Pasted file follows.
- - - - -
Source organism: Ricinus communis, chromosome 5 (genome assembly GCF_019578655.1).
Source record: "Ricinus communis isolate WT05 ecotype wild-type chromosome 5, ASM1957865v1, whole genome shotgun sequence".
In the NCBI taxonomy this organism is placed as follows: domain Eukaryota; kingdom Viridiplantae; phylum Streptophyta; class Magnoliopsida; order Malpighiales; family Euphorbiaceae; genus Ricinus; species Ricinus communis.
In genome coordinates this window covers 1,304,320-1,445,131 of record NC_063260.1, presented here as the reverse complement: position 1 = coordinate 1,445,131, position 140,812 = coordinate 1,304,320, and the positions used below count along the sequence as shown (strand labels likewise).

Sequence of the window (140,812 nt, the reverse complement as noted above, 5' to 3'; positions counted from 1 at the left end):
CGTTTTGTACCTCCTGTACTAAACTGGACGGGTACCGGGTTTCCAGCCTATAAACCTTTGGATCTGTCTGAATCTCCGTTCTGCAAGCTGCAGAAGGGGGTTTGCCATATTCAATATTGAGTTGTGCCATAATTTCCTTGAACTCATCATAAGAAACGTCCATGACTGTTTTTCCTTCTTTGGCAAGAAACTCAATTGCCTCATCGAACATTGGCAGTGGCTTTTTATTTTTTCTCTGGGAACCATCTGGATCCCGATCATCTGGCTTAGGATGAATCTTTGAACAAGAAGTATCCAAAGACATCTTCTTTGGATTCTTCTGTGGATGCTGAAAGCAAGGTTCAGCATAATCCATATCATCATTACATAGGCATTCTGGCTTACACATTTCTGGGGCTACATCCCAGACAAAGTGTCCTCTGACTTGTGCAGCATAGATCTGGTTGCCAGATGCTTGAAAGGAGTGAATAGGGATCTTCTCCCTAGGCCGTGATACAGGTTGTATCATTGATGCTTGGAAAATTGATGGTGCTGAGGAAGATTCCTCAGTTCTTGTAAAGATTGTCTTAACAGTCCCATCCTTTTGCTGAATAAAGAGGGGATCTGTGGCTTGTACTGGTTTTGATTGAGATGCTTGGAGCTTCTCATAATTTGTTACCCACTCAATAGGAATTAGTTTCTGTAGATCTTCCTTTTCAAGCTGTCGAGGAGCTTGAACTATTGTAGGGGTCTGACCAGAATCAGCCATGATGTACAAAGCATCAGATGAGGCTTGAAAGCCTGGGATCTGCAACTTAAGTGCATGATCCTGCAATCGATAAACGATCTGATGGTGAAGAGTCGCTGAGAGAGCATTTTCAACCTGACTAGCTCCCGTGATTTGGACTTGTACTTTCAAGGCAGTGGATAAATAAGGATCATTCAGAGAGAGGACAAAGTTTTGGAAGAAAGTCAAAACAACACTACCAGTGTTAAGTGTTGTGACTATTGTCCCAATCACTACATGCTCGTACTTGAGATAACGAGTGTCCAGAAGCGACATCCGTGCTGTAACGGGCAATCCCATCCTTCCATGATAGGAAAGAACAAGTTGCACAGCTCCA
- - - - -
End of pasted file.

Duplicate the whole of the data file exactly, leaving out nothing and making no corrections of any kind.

Source organism: Ricinus communis, chromosome 5 (genome assembly GCF_019578655.1).
Source record: "Ricinus communis isolate WT05 ecotype wild-type chromosome 5, ASM1957865v1, whole genome shotgun sequence".
In the NCBI taxonomy this organism is placed as follows: domain Eukaryota; kingdom Viridiplantae; phylum Streptophyta; class Magnoliopsida; order Malpighiales; family Euphorbiaceae; genus Ricinus; species Ricinus communis.
In genome coordinates this window covers 1,304,320-1,445,131 of record NC_063260.1, presented here as the reverse complement: position 1 = coordinate 1,445,131, position 140,812 = coordinate 1,304,320, and the positions used below count along the sequence as shown (strand labels likewise).

Sequence of the window (140,812 nt, the reverse complement as noted above, 5' to 3'; positions counted from 1 at the left end):
CGTTTTGTACCTCCTGTACTAAACTGGACGGGTACCGGGTTTCCAGCCTATAAACCTTTGGATCTGTCTGAATCTCCGTTCTGCAAGCTGCAGAAGGGGGTTTGCCATATTCAATATTGAGTTGTGCCATAATTTCCTTGAACTCATCATAAGAAACGTCCATGACTGTTTTTCCTTCTTTGGCAAGAAACTCAATTGCCTCATCGAACATTGGCAGTGGCTTTTTATTTTTTCTCTGGGAACCATCTGGATCCCGATCATCTGGCTTAGGATGAATCTTTGAACAAGAAGTATCCAAAGACATCTTCTTTGGATTCTTCTGTGGATGCTGAAAGCAAGGTTCAGCATAATCCATATCATCATTACATAGGCATTCTGGCTTACACATTTCTGGGGCTACATCCCAGACAAAGTGTCCTCTGACTTGTGCAGCATAGATCTGGTTGCCAGATGCTTGAAAGGAGTGAATAGGGATCTTCTCCCTAGGCCGTGATACAGGTTGTATCATTGATGCTTGGAAAATTGATGGTGCTGAGGAAGATTCCTCAGTTCTTGTAAAGATTGTCTTAACAGTCCCATCCTTTTGCTGAATAAAGAGGGGATCTGTGGCTTGTACTGGTTTTGATTGAGATGCTTGGAGCTTCTCATAATTTGTTACCCACTCAATAGGAATTAGTTTCTGTAGATCTTCCTTTTCAAGCTGTCGAGGAGCTTGAACTATTGTAGGGGTCTGACCAGAATCAGCCATGATGTACAAAGCATCAGATGAGGCTTGAAAGCCTGGGATCTGCAACTTAAGTGCATGATCCTGCAATCGATAAACGATCTGATGGTGAAGAGTCGCTGAGAGAGCATTTTCAACCTGACTAGCTCCCGTGATTTGGACTTGTACTTTCAAGGCAGTGGATAAATAAGGATCATTCAGAGAGAGGACAAAGTTTTGGAAGAAAGTCAAAACAACACTACCAGTGTTAAGTGTTGTGACTATTGTCCCAATCACTACATGCTCGTACTTGAGATAACGAGTGTCCAGAAGCGACATCCGTGCTGTAACGGGCAATCCCATCCTTCCATGATAGGAAAGAACAAGTTGCACAGCTCCA